Time to Explore Luxor

July 7, 2007

The Egypt Chronicles, Part 5

When the day had dawned and the night train has stopped rolling, we arrived in the city of Luxor, which is more commonly known throughout history as Thebes. Outside of what we had read in our Rough Guide and what we had heard in Todd’s lectures, we knew little about the city we were about to explore.

We did know that our first order of business needed to be finding a place to stay, since we would not be leaving Luxor until the next evening. With the help of our Rough Guide, we had selected a couple good possibilities, including one hotel named Fontana. Immediately as we walked off the train, we were greeted by a man named Magdi, who just so happened to own and operate the Fontana. He gave us a free taxi ride back to his hotel, and we quickly decided to stay there. Magdi would become an important character in our adventures.

After taking our first showers of the trip, we laid out our plan (with the help of Magdi) for the next two days. That day we would explore the temples and museums of the East Bank (of the Nile) on our own, while the next day we would investigate the temples and tombs of the West Bank. So we gathered our cameras and set out on rented bicycles for day one of our Luxor adventure.


I must admit that riding bikes through this Egyptian town was one of the highlights of the trip for me. As we made our way to the Karnak Temple, we cruised down the main street the parallels the Nile River. As I looked to my right and saw the Luxor Temple and then to my left to see the vast Nile River, I thought to myself, “How cool is this?”

We finally did arrive at the Karnak Temple with directional help from a few locals. This temple spreads across 65 acres of land is the best preserved temple in Egypt. We saw nothing of this size or magnitude in Israel. Here is a shot of the front of the temple.


The Pillared Hall stands as the most impressive architectural feature of the temple. 134 columns fill this hall and would have supported a massive roof in the ancient times. This ruins of this temple were impressive enough; I cannot imagine what it must have looked like in its old splendor. Here is Whitney amidst the forest of giant pillars.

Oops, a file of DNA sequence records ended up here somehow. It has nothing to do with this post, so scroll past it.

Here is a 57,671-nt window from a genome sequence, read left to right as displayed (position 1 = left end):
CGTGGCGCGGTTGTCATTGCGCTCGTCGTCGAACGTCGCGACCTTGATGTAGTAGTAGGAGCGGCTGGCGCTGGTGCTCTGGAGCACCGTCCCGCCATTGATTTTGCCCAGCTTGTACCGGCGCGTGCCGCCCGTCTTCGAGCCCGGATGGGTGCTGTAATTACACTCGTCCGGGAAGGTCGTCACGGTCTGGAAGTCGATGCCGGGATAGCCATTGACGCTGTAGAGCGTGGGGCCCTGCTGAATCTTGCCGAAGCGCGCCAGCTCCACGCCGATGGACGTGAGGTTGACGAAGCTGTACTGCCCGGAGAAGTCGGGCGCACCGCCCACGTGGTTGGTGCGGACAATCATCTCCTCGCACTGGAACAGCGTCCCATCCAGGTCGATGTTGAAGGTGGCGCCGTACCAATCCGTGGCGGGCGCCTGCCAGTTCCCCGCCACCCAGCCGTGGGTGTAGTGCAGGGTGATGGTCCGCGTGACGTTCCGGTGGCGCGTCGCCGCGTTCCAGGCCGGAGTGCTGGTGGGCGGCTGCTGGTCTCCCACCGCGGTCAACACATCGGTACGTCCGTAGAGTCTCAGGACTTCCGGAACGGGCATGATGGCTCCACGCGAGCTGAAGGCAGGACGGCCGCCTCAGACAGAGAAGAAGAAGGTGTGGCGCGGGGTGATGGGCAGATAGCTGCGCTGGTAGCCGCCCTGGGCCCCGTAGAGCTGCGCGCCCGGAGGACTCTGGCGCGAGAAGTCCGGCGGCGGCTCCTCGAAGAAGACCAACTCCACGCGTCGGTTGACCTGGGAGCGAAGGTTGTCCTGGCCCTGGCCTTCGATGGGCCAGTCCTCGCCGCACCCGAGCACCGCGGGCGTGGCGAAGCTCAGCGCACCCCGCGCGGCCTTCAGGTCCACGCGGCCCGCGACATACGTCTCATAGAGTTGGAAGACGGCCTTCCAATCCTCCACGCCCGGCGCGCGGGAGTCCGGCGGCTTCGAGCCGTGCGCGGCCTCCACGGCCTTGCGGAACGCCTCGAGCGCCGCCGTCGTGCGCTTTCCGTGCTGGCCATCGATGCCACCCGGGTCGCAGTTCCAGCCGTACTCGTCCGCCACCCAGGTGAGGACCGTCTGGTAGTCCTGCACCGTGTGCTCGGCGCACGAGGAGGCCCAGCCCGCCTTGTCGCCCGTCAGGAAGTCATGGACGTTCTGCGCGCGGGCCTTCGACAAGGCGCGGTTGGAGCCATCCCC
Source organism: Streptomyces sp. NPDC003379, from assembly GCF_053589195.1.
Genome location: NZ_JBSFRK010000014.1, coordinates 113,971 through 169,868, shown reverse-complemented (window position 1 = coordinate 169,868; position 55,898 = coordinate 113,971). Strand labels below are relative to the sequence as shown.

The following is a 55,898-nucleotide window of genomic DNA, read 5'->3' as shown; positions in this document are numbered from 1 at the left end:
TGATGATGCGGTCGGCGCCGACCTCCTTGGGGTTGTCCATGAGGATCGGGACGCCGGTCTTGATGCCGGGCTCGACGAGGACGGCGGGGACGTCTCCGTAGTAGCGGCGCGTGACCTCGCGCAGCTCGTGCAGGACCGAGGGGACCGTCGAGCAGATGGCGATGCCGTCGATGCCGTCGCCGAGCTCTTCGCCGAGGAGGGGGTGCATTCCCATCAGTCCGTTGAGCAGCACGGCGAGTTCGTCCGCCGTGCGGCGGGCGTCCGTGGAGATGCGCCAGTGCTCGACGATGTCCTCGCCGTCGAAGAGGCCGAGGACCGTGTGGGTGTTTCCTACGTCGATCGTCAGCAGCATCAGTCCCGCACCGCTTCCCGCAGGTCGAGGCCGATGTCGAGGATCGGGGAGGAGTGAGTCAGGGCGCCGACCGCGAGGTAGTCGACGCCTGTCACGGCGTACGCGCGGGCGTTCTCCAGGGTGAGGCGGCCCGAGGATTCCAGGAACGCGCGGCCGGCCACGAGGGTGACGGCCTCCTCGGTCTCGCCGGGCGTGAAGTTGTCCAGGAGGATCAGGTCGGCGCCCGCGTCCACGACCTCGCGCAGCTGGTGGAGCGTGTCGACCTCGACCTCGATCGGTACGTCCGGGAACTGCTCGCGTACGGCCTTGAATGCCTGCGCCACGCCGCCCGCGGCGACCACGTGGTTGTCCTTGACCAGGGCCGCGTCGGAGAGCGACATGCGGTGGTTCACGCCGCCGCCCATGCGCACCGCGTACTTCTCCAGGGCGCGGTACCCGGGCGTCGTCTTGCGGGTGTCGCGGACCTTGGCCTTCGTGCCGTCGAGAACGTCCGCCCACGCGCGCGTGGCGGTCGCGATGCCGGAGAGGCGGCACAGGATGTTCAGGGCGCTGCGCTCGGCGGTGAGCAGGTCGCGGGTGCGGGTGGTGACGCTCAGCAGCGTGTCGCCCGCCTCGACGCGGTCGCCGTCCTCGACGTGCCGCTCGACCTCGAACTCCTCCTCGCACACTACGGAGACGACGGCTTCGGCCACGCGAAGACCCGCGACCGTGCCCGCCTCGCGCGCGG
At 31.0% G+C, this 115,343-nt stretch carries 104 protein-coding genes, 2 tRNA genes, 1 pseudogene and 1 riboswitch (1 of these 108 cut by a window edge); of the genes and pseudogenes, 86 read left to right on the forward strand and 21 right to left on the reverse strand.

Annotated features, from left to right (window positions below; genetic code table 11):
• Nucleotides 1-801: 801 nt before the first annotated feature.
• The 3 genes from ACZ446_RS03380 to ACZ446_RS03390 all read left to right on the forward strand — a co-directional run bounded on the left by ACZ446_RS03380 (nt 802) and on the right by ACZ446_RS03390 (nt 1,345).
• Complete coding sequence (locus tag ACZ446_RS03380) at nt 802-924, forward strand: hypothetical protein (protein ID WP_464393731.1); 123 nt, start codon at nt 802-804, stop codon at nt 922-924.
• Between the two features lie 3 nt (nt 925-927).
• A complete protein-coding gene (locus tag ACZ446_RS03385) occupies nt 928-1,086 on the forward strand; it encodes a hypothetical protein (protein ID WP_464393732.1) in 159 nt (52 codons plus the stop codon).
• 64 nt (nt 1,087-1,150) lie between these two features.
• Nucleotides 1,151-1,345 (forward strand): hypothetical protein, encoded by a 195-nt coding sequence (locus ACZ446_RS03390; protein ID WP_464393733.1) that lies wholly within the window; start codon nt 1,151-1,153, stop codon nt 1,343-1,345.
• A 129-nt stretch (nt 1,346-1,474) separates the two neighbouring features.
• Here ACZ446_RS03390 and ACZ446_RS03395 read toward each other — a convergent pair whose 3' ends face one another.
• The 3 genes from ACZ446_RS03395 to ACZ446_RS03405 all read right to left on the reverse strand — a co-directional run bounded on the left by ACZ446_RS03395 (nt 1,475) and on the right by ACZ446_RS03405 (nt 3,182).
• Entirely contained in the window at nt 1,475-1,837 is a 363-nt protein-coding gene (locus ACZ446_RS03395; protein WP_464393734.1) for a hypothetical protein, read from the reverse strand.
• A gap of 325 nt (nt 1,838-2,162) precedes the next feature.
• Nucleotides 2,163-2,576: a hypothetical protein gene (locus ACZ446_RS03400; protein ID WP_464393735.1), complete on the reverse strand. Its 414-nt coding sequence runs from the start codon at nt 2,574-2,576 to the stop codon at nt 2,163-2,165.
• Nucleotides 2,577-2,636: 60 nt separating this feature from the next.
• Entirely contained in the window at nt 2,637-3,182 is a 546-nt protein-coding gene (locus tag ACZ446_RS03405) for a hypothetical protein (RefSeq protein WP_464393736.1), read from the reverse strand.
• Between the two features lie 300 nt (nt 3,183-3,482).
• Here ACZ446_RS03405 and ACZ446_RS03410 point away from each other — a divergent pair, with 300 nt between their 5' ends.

By the direction of Todd’s Egypt Guide, we found a few carvings in the temple with biblical implications. Here we are in front of Shishak’s city list, which lists the cities Shishak conquered as he invaded much of Israel during the fifth year of Rehoboam. This is mentioned in 1 Kings 14:25-28 and 2 Chronicles 12:1-12.


After leaving the Karnak Temple, we made our way back into Luxor and ate lunch at McDonald’s before checking out a few museums. We found the Luxor Museum to be much more user friendly than the museum in Cairo. All the artifacts had clear labels, and the museum was well organized. The most impressive items in this museum were two mummies, one of which is possibly is Ramses I. I still remember one of these antique corpses having a very vivid facial expression. Sorry, no pictures were allowed. We also visited the Mummification Museum, which had a mummified crocodile on display.

By the time we finished scoping out the museums, we were all ready for naptime. The nap was great—except for the few minutes PC were awakened by a loud call to prayer at a mosque down the street.

After this refreshing oasis of time, we set out for a more relaxed evening around the Luxor Temple. The Luxor Temple is very similar to the Karnak Temple—lots of pillars and statues—but observing it at night gave it a different feel. Here is a picture of the front.


Inside we explored, took pictures, and even ran into another group from IBEX. Here we are having some fun with the old self-timer.


We left the temple and rode across the street on our bikes to a restaurant called Snack Time. While inside the restaurant, you could have easily felt like you were in America, with menus in English and smiling teenage employees in uniform. PC and I taught them how to make Coke floats, and our group sat up on the fifth story rooftop that overlooked the Luxor Temple. We enjoyed the good ice cream and excellent conversation before heading back to the hotel so we could rest up for a second day of adventure in Luxor.



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